August 1, 2013 - General aviation accident rates over the last 10 or so years are remarkably flat, meaning we crash airplanes with about the same frequency as ever.
Meanwhile, manufacturers bemoan the time and expense of aircraft certification requirements, suggesting new and safer products could be brought to market if only there weren't so many regulations with which they must comply. Can GA safety be improved even as certification rules are simplified and updated? We're about to find out.
"We want to see twice the safety at half the cost," Earl Lawrence, manager of the FAA's Small Airplane Directorate and former vice president of industry and regulatory affairs at EAA, said. "That means we want to reduce fatalities in GA by half, and we literally mean the deliverable cost of a new aircraft."
Industry and the FAA have been working to do exactly that, through the Part 23 Reorganization Aviation Rulemaking Committee (ARC). Keying on a 2009 study of the Part 23 certification process, managers from the agency and policy types from within industry began meeting in 2011. In June 2013, the ARC presented to the FAA its final report, a 346-page document describing a path forward.
According to the ARC's report, the current regulatory framework for certifying new small airplanes and their components - which is the purpose of Part 23 of the Federal Aviation Regulations - is "prescriptive in nature, written to address out-of-date technologies and structured based on broad assumptions, including airplane weight and propulsion type, which are becoming less accurate and more constraining as time progresses." In other words, Part 23, which was first put into place in 1965 and now has been amended 62 times, is past its TBO.
In its final report, the ARC presented nine broad recommendations for changes to small airplane certification rules, plus five more on the certification process itself. The ARC also presented proposals for changes to ways in which small airplanes are maintained, including Part 43, which involves continued airworthiness requirements and preventive maintenance. Of particular interest to owners of older airplanes, the ARC recommended a new airworthiness certificate category "that would align maintenance and alteration requirements of older aircraft, not operated for hire, to a level more appropriate for a privately owned vehicle."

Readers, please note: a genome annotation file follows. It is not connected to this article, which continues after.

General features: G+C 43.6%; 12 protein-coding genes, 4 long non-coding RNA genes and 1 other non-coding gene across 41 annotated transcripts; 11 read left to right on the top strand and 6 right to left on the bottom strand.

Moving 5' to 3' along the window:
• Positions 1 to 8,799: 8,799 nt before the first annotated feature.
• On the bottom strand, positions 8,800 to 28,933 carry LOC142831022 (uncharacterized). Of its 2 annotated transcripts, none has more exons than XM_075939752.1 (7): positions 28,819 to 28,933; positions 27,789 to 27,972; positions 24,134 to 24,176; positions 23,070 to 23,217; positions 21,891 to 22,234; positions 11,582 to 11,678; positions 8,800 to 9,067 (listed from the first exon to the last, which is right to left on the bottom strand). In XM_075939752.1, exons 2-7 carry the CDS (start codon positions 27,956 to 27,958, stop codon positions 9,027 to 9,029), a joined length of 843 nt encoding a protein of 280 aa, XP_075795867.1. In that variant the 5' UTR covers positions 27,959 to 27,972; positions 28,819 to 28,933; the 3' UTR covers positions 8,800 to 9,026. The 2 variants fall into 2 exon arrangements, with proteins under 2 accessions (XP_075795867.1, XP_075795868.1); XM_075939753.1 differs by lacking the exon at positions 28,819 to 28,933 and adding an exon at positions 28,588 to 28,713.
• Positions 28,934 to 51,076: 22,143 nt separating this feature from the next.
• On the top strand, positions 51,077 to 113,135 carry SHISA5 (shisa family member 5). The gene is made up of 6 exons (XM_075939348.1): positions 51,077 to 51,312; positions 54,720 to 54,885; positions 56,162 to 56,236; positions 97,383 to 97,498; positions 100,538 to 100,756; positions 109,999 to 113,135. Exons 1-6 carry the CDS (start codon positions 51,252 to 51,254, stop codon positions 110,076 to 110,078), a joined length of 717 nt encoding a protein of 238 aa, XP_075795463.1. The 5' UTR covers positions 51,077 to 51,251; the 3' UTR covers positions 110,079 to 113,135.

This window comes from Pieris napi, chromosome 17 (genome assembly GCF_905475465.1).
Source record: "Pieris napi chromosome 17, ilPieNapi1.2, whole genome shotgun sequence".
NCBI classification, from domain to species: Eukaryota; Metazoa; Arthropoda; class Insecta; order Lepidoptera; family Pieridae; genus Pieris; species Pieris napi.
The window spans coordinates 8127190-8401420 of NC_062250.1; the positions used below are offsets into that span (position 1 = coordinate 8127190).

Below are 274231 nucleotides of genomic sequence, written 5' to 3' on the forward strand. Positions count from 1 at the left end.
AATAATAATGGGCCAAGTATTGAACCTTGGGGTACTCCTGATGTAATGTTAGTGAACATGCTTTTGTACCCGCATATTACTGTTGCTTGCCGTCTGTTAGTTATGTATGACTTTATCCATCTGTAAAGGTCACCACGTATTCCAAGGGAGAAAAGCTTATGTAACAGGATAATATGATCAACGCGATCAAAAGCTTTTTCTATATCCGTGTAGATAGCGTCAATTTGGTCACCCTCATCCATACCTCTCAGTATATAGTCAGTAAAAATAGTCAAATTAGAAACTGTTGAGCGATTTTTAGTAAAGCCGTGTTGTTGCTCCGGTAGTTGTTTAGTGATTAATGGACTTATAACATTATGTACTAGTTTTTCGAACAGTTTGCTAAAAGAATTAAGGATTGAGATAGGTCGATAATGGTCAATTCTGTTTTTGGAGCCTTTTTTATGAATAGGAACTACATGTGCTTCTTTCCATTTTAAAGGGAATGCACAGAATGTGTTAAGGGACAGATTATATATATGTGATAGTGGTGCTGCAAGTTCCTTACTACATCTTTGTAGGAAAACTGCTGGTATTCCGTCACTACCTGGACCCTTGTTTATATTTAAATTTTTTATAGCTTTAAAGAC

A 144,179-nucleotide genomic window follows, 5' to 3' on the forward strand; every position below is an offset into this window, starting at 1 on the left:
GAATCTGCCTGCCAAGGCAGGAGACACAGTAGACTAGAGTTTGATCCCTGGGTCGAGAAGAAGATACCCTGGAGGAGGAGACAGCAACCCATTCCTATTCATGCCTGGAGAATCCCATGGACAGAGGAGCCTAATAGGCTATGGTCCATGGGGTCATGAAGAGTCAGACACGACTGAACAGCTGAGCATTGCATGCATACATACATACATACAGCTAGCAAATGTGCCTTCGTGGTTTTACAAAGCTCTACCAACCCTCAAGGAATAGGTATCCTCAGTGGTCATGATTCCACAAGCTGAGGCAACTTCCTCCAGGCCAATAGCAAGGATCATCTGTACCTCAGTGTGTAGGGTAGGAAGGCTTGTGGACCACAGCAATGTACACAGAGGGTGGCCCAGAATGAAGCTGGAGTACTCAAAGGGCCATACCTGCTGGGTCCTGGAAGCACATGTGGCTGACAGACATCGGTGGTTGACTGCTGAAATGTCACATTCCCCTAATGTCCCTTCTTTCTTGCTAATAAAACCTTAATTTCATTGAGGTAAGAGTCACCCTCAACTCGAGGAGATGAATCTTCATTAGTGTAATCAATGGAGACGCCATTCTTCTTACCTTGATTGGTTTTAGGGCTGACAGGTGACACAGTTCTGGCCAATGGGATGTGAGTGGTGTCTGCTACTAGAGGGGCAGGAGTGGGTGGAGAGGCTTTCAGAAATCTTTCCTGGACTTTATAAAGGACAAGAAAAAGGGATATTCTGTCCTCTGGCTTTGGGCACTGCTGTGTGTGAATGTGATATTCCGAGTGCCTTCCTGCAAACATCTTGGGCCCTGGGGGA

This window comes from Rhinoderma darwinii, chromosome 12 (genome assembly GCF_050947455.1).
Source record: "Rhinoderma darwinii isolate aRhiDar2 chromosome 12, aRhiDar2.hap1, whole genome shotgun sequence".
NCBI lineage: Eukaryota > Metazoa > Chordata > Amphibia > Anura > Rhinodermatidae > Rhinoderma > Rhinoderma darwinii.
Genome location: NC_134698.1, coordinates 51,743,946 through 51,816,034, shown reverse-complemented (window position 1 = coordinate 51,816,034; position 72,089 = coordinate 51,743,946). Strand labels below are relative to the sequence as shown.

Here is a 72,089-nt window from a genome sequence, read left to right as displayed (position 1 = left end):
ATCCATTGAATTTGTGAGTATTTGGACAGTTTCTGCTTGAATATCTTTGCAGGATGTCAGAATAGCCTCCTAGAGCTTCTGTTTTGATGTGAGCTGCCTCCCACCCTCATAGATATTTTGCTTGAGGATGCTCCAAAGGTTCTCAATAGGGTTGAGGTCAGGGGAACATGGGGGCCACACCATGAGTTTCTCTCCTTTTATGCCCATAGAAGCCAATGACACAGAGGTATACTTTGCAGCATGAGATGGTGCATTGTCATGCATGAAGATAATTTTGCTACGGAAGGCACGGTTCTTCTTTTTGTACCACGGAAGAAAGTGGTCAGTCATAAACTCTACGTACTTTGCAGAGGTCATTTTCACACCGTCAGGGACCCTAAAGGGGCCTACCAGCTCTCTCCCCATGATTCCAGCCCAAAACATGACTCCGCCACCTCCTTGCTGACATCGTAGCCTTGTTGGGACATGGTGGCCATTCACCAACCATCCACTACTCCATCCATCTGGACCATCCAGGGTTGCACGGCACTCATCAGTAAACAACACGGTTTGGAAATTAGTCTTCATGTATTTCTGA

"We've already started implementing several changes in the way we oversee production approvals, which don't require a rule change," Lawrence told us. "Obviously the big goal was twice the safety. A new term to us is 'non-required safety enhancing equipment.' Before we get a new Part 23, what are ways we can streamline the introduction of safety-enhancing equipment?" Examples Lawrence presented include angle of attack indicators, carbon monoxide detectors, and inflatable restraints.
"One of the first things we did coming out of the ARC was establish a technology review board. We take the executives of all the key areas in [FAA's Flight Standards Service] and aircraft certification and go to them saying, 'We need to find a way to streamline installation within the existing rules and policies, or what do we have to modify to do it,'" Lawrence explained.
"Streamlining the design and certification process could provide a cost-efficient way to build simple airplanes that still incorporate the latest in safety innovations," Transportation Secretary Anthony Foxx said last week in a press release. "These changes have the potential to save money and maintain our safety standing - a win-win situation for manufacturers, pilots, and the general aviation community as a whole."
The ARC's final report included draft language for a new Part 23, comprising some 27 pages. Accompanying it was a "white paper," prepared by several manufacturers of small airplanes, detailing how the new Part 23 might be applied to the manufacturing and certification process. In other words, industry has provided the FAA specific recommendations on how to reorganize and improve Part 23 to meet the goals of enhancing safety and reducing costs. All the FAA needs to do is implement the proposals, or so it would seem.
And that's the next step. According to the agency, "The FAA will review the ARC recommendations as it decides how to proceed on improving general aviation safety."
If this effort remains on what appears to be a fast track, by EAA AirVenture Oshkosh 2014, we may see a formal proposal to replace Part 23, thereby enhancing general aviation safety and reducing the cost of new airplanes. Here's hoping.